Saturday, February 11, 2012

Armed resistance and the Syrian dilemmas I

 Checkpoint manned by the Free Syrian Army in the Baba Amro district of Homs, picture taken in December 2011, (Der Spiegel). 

 Somebody who uses the alias 'Ehsani', writes On Joshua Landis' blog Syria Comment from within Syria about the frightening direction the Syrian opposition has taken by more and more resorting to armed resistance. It is not Ehsani's first contribution on Landis' blog, but this one is the most sobering:  

Since Hama, Syrian opposition members have begun increasingly to  call to demand weapons and a military response to overpower the regime. For the next 6 months, Syrian streets and neighborhoods became armed enough that the mighty Syrian army had to think twice before entering the developing mini enclaves ruled by the opposition within its cities. Not surprisingly, taking up arms suddenly became the accepted modus operandi of the opposition and the uprising. Those cautioning against such strategies were referred to as ignorant or regime supporters.

Young opposition activists who followed the advice to arm and fight the regime are now being left to fend for themselves against the military Goliath of the Syrian Army. As I wrote following my return from the country, many assured me that the armed forces were yet to use more than 20% of their capacity. As I listened to pronouncements by opposition leaders about the necessity to arm, I could not help but wonder what would happen when Damascus would unleash its full  military might. We will now find out.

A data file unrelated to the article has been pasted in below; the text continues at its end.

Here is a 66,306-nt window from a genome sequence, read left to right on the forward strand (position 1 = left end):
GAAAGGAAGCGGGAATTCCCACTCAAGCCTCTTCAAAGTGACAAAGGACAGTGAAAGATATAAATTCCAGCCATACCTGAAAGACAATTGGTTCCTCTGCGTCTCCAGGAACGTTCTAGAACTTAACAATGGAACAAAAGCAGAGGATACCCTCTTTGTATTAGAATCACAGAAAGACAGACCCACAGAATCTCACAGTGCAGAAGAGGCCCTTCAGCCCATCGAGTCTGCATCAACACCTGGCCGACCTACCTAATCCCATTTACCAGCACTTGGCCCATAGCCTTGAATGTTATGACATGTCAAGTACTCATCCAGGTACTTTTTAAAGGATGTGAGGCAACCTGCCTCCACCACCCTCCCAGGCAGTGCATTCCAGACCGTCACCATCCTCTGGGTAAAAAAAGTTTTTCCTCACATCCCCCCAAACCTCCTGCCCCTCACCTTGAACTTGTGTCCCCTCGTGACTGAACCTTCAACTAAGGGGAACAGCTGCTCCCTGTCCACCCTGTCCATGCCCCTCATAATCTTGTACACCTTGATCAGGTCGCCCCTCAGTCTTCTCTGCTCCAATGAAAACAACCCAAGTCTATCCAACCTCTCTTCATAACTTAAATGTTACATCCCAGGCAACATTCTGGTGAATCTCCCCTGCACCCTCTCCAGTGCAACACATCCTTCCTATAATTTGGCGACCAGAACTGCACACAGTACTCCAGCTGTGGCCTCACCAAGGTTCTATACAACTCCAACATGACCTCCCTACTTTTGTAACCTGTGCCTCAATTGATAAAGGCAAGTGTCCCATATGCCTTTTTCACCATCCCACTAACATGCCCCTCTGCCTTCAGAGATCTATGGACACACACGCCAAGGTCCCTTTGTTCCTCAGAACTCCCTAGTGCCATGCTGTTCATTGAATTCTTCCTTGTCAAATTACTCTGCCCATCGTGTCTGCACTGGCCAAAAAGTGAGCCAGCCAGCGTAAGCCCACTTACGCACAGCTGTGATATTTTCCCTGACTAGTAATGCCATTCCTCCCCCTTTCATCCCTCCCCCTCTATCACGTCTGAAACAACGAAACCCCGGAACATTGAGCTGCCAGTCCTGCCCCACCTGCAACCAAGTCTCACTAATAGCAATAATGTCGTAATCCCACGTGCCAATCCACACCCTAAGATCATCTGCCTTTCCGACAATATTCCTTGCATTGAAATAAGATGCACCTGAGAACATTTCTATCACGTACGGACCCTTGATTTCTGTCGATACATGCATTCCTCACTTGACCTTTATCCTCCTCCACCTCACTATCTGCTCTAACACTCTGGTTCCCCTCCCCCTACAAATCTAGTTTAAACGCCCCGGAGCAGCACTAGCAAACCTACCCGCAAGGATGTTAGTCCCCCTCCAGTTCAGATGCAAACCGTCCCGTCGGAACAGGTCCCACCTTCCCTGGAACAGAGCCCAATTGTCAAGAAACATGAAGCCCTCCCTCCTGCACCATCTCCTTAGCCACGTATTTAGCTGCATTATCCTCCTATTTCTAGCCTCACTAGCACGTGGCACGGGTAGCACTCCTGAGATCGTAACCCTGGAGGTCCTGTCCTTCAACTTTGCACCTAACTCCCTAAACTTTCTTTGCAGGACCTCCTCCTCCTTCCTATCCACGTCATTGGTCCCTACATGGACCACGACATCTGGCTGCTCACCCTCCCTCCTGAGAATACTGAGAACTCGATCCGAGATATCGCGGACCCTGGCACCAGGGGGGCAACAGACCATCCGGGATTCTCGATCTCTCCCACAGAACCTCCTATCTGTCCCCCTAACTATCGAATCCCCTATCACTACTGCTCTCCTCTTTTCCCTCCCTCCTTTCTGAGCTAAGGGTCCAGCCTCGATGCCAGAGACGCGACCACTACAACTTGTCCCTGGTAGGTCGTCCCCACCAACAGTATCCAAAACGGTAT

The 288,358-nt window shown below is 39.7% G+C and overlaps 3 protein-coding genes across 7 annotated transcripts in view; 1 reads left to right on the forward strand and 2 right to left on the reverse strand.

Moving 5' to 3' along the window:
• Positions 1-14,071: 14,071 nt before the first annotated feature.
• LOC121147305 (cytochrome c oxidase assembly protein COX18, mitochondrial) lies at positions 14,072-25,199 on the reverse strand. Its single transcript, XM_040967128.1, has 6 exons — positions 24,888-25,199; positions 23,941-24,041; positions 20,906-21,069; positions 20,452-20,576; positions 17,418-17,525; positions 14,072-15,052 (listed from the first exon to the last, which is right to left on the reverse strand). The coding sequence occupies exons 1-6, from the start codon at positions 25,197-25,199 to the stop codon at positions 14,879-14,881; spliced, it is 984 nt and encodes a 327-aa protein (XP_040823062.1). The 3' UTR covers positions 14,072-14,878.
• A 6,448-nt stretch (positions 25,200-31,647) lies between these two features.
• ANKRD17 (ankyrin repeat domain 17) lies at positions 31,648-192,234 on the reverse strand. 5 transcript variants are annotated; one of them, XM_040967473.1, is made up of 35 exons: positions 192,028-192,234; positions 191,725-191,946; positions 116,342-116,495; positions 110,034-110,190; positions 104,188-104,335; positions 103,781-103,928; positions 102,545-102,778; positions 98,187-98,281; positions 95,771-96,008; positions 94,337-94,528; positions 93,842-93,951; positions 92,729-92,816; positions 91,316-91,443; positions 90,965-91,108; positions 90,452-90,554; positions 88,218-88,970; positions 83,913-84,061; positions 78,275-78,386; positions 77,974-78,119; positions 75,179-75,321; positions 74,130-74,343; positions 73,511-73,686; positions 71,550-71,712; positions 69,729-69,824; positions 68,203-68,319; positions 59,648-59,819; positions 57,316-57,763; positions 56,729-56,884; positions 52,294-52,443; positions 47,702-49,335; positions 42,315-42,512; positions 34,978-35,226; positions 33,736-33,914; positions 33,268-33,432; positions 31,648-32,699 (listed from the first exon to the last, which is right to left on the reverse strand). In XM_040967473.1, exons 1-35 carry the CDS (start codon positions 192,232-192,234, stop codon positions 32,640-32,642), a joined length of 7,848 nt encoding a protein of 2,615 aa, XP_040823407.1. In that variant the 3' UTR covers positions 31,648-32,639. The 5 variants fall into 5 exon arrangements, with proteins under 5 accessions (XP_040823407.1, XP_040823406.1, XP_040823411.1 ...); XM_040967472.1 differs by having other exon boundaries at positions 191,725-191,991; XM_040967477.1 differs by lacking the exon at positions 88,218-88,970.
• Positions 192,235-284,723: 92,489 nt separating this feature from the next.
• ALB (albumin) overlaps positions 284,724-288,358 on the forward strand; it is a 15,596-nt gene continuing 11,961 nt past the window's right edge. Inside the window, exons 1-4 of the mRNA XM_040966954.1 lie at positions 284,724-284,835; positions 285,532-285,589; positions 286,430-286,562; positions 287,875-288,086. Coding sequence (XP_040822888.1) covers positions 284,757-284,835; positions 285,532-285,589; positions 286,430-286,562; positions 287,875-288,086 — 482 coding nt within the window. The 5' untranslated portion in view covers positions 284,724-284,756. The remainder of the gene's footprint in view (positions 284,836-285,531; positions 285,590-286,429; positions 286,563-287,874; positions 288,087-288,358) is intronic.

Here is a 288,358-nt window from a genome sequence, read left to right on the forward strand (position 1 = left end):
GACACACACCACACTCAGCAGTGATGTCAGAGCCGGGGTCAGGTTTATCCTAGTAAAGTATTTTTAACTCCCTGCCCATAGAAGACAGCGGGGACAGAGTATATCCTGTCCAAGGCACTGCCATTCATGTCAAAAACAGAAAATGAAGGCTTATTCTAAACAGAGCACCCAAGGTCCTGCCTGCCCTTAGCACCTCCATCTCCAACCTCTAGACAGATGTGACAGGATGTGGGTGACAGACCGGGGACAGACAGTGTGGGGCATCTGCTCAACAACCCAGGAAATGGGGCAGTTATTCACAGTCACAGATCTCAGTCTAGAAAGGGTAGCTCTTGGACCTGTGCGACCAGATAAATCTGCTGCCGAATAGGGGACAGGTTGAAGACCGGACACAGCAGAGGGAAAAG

Sadly, following the double veto at the U.N., many capitals have announced that they are willing to further arm the rebels. This is a travesty. The fact is that no amount of arms in the hands of such untrained rebels will come even close to defeating the Syrian army. This insanity must stop. The Syrian National Council and regional powers must come up with a different strategy if they truly care about the Syrian people who are now dying on the streets and in their homes.  Some have argued that had it not been for the veto at the U.N., the Syrian army would not have responded this way over the past 48 hours. This is false. The decision to storm Homs and Zabadani was made before the vote. The central government decided to restore its control
over all its cities before a Syrian Benghazi could be established.
At the beginning of this crisis, I was skeptical that the opposition was as armed as the government media claimed. By the end of Ramadan, I had no doubt that armed elements were indeed committing violence against government forces and others. 

Food for thought in some Western capitals? 

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